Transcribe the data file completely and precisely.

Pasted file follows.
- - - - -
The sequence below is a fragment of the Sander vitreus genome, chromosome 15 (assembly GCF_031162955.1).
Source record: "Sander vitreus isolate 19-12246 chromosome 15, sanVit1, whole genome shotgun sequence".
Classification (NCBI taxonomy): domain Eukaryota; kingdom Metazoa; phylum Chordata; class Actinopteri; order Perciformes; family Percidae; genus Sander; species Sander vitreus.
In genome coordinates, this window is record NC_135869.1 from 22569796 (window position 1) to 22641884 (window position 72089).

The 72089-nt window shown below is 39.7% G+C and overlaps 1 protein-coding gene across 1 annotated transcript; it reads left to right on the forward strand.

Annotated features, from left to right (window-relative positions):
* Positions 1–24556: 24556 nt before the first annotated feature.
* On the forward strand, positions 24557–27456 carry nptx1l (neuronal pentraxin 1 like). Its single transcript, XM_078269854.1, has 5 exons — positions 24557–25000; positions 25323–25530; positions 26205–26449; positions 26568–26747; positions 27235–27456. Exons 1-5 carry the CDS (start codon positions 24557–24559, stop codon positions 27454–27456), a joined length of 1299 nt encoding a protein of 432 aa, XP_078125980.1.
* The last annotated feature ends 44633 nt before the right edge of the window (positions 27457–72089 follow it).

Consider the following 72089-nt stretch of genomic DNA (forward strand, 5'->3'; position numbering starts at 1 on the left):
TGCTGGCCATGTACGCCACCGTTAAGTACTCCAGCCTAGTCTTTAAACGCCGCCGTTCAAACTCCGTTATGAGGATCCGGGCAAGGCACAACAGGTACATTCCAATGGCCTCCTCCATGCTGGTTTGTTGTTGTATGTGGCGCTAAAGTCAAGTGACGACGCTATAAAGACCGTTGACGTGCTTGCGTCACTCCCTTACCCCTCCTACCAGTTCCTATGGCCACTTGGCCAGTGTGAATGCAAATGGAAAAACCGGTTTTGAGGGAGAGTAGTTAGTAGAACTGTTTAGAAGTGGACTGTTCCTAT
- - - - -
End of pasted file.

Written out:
The sequence below is a fragment of the Sander vitreus genome, chromosome 15 (assembly GCF_031162955.1).
Source record: "Sander vitreus isolate 19-12246 chromosome 15, sanVit1, whole genome shotgun sequence".
Classification (NCBI taxonomy): domain Eukaryota; kingdom Metazoa; phylum Chordata; class Actinopteri; order Perciformes; family Percidae; genus Sander; species Sander vitreus.
In genome coordinates, this window is record NC_135869.1 from 22569796 (window position 1) to 22641884 (window position 72089).

The 72089-nt window shown below is 39.7% G+C and overlaps 1 protein-coding gene across 1 annotated transcript; it reads left to right on the forward strand.

Annotated features, from left to right (window-relative positions):
* Positions 1–24556: 24556 nt before the first annotated feature.
* On the forward strand, positions 24557–27456 carry nptx1l (neuronal pentraxin 1 like). Its single transcript, XM_078269854.1, has 5 exons — positions 24557–25000; positions 25323–25530; positions 26205–26449; positions 26568–26747; positions 27235–27456. Exons 1-5 carry the CDS (start codon positions 24557–24559, stop codon positions 27454–27456), a joined length of 1299 nt encoding a protein of 432 aa, XP_078125980.1.
* The last annotated feature ends 44633 nt before the right edge of the window (positions 27457–72089 follow it).

Consider the following 72089-nt stretch of genomic DNA (forward strand, 5'->3'; position numbering starts at 1 on the left):
TGCTGGCCATGTACGCCACCGTTAAGTACTCCAGCCTAGTCTTTAAACGCCGCCGTTCAAACTCCGTTATGAGGATCCGGGCAAGGCACAACAGGTACATTCCAATGGCCTCCTCCATGCTGGTTTGTTGTTGTATGTGGCGCTAAAGTCAAGTGACGACGCTATAAAGACCGTTGACGTGCTTGCGTCACTCCCTTACCCCTCCTACCAGTTCCTATGGCCACTTGGCCAGTGTGAATGCAAATGGAAAAACCGGTTTTGAGGGAGAGTAGTTAGTAGAACTGTTTAGAAGTGGACTGTTCCTAT